Theresa May, responding shadow home secretary Yvette Cooper over the Border Agency’s summer-time relaxation of controls at Home Office questions this afternoon, claiming the previous government had eased checks at “times of pressure” and implying this was once again the cause of less rigorous checks this summer.
Though the issue featured heavily at Home Office questions, Theresa May’s imminent announcement on the subject meant government responses were brief and much of the backbench consternation will no doubt have been withheld for the main event.
Labour MP Tom Watson asked May whether she accepted that “18 months into government, decisions are hers and hers alone” and not the fault of previous governments. May, appearing to hold back ahead of her statement later said that she was very happy to take responsibility for her decisions as long as members opposite did the same.
Earlier, immigration minister Damian Green clashed with his newly-installed Labour counterpart Chris Bryant on whether cuts in staff levels – 5,200 will lose their job by 2015 leaving 18,000 on the Agency’s payroll - might threaten the frontline work of the Border Agency. Echoing the concerns of several backbenchers, Bryant said that though Green “boasts that he is getting a grip” on immigration, “non-EU nationals are waltzing into the country”.
Green said that “the way we use people is what matters”, asking Bryant to stop his “huff and puff”. But huff and puff is exactly what Theresa May will need to avoid when she makes what promises to be an uncomfortable statement shortly.
***NOW UPDATED AFTER THERESA MAY'S STATEMENT***
Avoiding defeat meant several things for Theresa May ahead of her statement to the Commons this afternoon. It meant keeping her job and holding the high ground on immigration that Conservatives have become so used to.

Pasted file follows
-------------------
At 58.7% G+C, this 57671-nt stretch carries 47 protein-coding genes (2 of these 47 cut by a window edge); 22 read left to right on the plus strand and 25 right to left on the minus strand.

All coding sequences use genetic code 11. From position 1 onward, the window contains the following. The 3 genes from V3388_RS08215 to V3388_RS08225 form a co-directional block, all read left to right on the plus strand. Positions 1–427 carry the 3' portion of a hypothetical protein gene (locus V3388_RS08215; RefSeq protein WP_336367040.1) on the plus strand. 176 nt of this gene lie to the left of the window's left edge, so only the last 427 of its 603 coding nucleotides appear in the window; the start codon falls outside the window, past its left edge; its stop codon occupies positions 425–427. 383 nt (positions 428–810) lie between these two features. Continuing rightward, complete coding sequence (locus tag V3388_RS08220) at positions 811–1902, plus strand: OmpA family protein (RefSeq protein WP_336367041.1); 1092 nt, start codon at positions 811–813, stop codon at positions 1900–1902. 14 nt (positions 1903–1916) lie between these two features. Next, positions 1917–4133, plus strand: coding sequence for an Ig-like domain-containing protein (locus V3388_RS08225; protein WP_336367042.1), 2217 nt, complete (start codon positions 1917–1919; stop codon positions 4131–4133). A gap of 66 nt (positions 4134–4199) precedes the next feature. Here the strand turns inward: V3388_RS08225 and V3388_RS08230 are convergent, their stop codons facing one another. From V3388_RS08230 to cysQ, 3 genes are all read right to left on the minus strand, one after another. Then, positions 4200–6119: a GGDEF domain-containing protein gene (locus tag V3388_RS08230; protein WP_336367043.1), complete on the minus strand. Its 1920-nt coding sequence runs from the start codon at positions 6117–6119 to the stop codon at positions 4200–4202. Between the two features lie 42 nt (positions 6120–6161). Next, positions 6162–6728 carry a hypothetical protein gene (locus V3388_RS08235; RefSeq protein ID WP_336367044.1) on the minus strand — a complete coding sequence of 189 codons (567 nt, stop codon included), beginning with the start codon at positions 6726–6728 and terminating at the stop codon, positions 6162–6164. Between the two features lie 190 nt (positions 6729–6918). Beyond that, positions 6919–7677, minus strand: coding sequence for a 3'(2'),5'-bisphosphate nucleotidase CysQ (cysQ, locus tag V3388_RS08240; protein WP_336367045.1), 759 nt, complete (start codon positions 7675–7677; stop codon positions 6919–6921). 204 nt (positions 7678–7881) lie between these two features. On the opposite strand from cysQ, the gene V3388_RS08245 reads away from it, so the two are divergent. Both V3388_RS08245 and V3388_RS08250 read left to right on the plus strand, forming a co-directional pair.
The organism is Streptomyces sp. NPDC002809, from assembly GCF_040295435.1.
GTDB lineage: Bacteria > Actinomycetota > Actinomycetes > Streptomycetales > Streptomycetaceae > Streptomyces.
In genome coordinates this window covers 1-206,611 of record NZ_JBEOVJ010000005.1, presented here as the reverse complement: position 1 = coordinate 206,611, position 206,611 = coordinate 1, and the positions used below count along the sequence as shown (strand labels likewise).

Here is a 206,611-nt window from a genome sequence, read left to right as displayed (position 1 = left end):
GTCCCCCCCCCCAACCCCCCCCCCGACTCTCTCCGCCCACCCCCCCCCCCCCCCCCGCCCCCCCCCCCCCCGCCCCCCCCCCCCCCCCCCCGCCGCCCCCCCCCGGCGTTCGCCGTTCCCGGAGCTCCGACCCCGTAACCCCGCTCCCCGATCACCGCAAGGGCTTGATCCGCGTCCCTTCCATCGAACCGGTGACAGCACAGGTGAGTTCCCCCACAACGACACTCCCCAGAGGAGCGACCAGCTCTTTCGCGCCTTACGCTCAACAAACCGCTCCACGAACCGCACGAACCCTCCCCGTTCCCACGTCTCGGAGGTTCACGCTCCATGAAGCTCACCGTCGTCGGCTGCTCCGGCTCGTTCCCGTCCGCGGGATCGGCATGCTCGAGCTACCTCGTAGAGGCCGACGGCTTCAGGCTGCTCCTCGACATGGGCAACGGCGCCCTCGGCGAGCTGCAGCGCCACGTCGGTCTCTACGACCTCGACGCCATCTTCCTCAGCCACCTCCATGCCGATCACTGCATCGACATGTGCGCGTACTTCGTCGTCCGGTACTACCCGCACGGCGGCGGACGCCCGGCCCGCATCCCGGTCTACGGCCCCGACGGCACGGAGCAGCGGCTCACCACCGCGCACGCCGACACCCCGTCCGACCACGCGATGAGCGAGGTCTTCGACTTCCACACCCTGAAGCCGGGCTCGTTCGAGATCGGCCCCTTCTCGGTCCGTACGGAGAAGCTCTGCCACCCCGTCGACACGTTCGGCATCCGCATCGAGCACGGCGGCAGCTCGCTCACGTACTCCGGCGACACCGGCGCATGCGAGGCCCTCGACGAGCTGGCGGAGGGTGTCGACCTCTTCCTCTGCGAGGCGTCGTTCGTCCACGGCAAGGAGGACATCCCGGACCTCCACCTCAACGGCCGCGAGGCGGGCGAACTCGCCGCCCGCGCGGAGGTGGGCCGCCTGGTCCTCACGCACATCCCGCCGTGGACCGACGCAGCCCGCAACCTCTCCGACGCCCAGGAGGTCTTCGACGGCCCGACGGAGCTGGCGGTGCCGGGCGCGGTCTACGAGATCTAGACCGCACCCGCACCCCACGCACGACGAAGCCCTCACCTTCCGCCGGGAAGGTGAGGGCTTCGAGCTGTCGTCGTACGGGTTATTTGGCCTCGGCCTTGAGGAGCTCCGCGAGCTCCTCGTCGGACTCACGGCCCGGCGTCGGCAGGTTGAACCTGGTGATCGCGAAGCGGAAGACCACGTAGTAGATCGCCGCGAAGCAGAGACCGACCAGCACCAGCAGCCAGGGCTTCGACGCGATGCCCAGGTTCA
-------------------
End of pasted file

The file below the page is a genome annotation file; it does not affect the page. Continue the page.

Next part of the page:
This May tried to do with a narrow concession of responsibility, claiming that though she authorised a relaxation of border checks, specifically on European Union biometric passport holders this summer, the head of the Border Agency Brodie Clark and his colleagues went further than she had permitted when they lifted checks on holders of non-EU biometric passports.
With David Cameron staying in the chamber after his statement on a frantic trip to Cannes, it seems clear that, unless the facts change, May will not be forced into a resignation from a job that David Blunkett said this afternoon he knew all too well was a “ministerial graveyard”. Assuming the inquiry on the subject, which will report by the end of January, doesn’t turn up anything that contradicts May’s statement, a charge of negligence will be difficult to make.
As for the party politics of the issue, the blunders of the Labour government loomed as large in May’s statement and the following questions as they did in Home Office questions. Though May risked being seen to “pass the buck”, as Cooper accused her of doing, Conservative back-benchers lined up to remind us of the immigration policy they inherited.